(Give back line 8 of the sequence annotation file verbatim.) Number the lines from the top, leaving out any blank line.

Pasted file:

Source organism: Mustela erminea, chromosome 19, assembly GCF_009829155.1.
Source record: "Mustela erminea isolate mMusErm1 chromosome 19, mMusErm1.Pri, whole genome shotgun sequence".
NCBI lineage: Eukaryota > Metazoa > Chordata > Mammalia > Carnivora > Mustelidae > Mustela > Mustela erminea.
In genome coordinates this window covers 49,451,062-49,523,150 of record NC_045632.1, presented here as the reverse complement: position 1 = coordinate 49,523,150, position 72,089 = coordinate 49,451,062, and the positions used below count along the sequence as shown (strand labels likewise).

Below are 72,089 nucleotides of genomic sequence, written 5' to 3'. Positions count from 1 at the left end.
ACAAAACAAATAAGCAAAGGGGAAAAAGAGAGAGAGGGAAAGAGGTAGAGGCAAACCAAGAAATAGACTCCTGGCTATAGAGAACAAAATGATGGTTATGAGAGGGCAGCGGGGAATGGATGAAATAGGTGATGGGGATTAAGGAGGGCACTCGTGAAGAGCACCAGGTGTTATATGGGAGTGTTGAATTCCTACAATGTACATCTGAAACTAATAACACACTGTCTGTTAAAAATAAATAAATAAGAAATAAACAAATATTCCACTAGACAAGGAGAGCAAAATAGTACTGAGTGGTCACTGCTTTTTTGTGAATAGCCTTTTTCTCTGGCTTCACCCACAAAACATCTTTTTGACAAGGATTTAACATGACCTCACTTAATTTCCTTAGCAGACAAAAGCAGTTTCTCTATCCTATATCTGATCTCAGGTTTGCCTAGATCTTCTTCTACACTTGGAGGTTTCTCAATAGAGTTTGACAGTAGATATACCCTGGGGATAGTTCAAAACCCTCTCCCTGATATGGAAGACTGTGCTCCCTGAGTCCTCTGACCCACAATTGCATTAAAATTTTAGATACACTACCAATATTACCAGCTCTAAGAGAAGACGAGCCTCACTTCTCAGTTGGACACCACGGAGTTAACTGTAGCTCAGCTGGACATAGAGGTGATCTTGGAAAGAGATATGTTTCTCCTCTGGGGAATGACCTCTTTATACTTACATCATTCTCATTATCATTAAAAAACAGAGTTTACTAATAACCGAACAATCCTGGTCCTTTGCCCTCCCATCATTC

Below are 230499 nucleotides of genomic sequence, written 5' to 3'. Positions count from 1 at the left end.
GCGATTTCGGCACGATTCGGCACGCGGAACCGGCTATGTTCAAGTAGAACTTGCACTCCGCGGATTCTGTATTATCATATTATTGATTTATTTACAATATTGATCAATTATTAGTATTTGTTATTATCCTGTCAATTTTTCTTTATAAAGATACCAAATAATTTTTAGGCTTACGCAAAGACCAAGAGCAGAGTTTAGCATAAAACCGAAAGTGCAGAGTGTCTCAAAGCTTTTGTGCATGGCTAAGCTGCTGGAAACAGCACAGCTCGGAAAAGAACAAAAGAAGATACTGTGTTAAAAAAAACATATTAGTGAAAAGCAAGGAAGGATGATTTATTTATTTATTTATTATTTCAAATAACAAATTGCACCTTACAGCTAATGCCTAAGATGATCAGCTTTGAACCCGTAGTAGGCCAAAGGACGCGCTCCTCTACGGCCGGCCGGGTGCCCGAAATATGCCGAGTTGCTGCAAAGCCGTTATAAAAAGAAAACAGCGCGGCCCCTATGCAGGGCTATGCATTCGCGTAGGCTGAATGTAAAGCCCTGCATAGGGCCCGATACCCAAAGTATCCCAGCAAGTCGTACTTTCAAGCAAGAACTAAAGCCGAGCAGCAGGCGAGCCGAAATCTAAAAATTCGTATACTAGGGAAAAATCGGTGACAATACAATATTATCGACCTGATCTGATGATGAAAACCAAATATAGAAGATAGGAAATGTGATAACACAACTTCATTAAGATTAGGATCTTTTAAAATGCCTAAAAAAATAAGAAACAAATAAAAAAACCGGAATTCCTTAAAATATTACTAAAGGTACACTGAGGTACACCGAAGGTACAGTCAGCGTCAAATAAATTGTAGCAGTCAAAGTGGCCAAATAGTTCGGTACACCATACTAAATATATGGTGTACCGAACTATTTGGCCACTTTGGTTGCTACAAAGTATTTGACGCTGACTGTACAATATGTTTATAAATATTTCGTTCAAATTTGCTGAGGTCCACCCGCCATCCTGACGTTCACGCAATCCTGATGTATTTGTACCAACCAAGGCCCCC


GCGATTTCGGCACGATTCGGCACGCGGAACCGGCTATGTTCAAGTAGAACTTGCACTCCGCGGATTCTGTATTATCATATTATTGATTTATTTACAATATTGATCAATTATTAGTATTTGTTATTATCCTGTCAATTTTTCTTTATAAAGATACCAAATAATTTTTAGGCTTACGCAAAGACCAAGAGCAGAGTTTAGCATAAAACCGAAAGTGCAGAGTGTCTCAAAGCTTTTGTGCATGGCTAAGCTGCTGGAAACAGCACAGCTCGGAAAAGAACAAAAGAAGATACTGTGTTAAAAAAAACATATTAGTGAAAAGCAAGGAAGGATGATTTATTTATTTATTTATTATTTCAAATAACAAATTGCACCTTACAGCTAATGCCTAAGATGATCAGCTTTGAACCCGTAGTAGGCCAAAGGACGCGCTCCTCTACGGCCGGCCGGGTGCCCGAAATATGCCGAGTTGCTGCAAAGCCGTTATAAAAAGAAAACAGCGCGGCCCCTATGCAGGGCTATGCATTCGCGTAGGCTGAATGTAAAGCCCTGCATAGGGCCCGATACCCAAAGTATCCCAGCAAGTCGTACTTTCAAGCAAGAACTAAAGCCGAGCAGCAGGCGAGCCGAAATCTAAAAATTCGTATACTAGGGAAAAATCGGTGACAATACAATATTATCGACCTGATCTGATGATGAAAACCAAATATAGAAGATAGGAAATGTGATAACACAACTTCATTAAGATTAGGATCTTTTAAAATGCCTAAAAAAATAAGAAACAAATAAAAAAACCGGAATTCCTTAAAATATTACTAAAGGTACACTGAGGTACACCGAAGGTACAGTCAGCGTCAAATAAATTGTAGCAGTCAAAGTGGCCAAATAGTTCGGTACACCATACTAAATATATGGTGTACCGAACTATTTGGCCACTTTGGTTGCTACAAAGTATTTGACGCTGACTGTACAATATGTTTATAAATATTTCGTTCAAATTTGCTGAGGTCCACCCGCCATCCTGACGTTCACGCAATCCTGATGTATTTGTACCAACCAAGGCCCCC